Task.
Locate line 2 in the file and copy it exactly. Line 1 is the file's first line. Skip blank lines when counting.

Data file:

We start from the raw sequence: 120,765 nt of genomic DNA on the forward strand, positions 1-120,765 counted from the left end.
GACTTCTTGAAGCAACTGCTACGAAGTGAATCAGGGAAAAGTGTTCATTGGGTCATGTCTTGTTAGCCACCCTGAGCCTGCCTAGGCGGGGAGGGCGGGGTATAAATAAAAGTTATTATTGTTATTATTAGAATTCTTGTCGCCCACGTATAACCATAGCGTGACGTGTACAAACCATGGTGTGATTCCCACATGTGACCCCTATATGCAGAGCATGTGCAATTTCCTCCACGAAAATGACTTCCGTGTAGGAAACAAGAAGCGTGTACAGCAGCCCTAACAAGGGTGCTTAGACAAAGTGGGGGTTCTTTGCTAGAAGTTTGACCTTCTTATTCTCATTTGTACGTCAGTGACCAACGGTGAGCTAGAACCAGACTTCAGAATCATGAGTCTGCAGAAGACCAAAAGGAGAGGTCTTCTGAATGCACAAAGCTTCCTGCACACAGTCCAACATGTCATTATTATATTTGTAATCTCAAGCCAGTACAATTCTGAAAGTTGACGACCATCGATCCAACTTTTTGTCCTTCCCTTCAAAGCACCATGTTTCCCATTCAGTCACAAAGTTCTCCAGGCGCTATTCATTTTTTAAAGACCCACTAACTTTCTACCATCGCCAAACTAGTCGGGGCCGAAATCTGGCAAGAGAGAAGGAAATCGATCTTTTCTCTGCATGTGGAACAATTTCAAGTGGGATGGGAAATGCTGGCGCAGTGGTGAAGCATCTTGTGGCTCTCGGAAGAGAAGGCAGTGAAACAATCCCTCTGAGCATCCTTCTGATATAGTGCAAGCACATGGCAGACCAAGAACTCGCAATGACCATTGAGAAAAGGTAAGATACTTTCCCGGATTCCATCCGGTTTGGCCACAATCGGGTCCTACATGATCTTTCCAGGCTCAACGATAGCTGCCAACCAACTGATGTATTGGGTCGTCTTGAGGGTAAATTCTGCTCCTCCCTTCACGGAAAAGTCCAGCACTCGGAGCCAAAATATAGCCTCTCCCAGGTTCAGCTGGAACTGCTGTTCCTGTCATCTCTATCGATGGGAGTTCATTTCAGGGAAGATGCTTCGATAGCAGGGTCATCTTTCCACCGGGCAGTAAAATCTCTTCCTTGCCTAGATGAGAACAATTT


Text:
GACTTCTTGAAGCAACTGCTACGAAGTGAATCAGGGAAAAGTGTTCATTGGGTCATGTCTTGTTAGCCACCCTGAGCCTGCCTAGGCGGGGAGGGCGGGGTATAAATAAAAGTTATTATTGTTATTATTAGAATTCTTGTCGCCCACGTATAACCATAGCGTGACGTGTACAAACCATGGTGTGATTCCCACATGTGACCCCTATATGCAGAGCATGTGCAATTTCCTCCACGAAAATGACTTCCGTGTAGGAAACAAGAAGCGTGTACAGCAGCCCTAACAAGGGTGCTTAGACAAAGTGGGGGTTCTTTGCTAGAAGTTTGACCTTCTTATTCTCATTTGTACGTCAGTGACCAACGGTGAGCTAGAACCAGACTTCAGAATCATGAGTCTGCAGAAGACCAAAAGGAGAGGTCTTCTGAATGCACAAAGCTTCCTGCACACAGTCCAACATGTCATTATTATATTTGTAATCTCAAGCCAGTACAATTCTGAAAGTTGACGACCATCGATCCAACTTTTTGTCCTTCCCTTCAAAGCACCATGTTTCCCATTCAGTCACAAAGTTCTCCAGGCGCTATTCATTTTTTAAAGACCCACTAACTTTCTACCATCGCCAAACTAGTCGGGGCCGAAATCTGGCAAGAGAGAAGGAAATCGATCTTTTCTCTGCATGTGGAACAATTTCAAGTGGGATGGGAAATGCTGGCGCAGTGGTGAAGCATCTTGTGGCTCTCGGAAGAGAAGGCAGTGAAACAATCCCTCTGAGCATCCTTCTGATATAGTGCAAGCACATGGCAGACCAAGAACTCGCAATGACCATTGAGAAAAGGTAAGATACTTTCCCGGATTCCATCCGGTTTGGCCACAATCGGGTCCTACATGATCTTTCCAGGCTCAACGATAGCTGCCAACCAACTGATGTATTGGGTCGTCTTGAGGGTAAATTCTGCTCCTCCCTTCACGGAAAAGTCCAGCACTCGGAGCCAAAATATAGCCTCTCCCAGGTTCAGCTGGAACTGCTGTTCCTGTCATCTCTATCGATGGGAGTTCATTTCAGGGAAGATGCTTCGATAGCAGGGTCATCTTTCCACCGGGCAGTAAAATCTCTTCCTTGCCTAGATGAGAACAATTT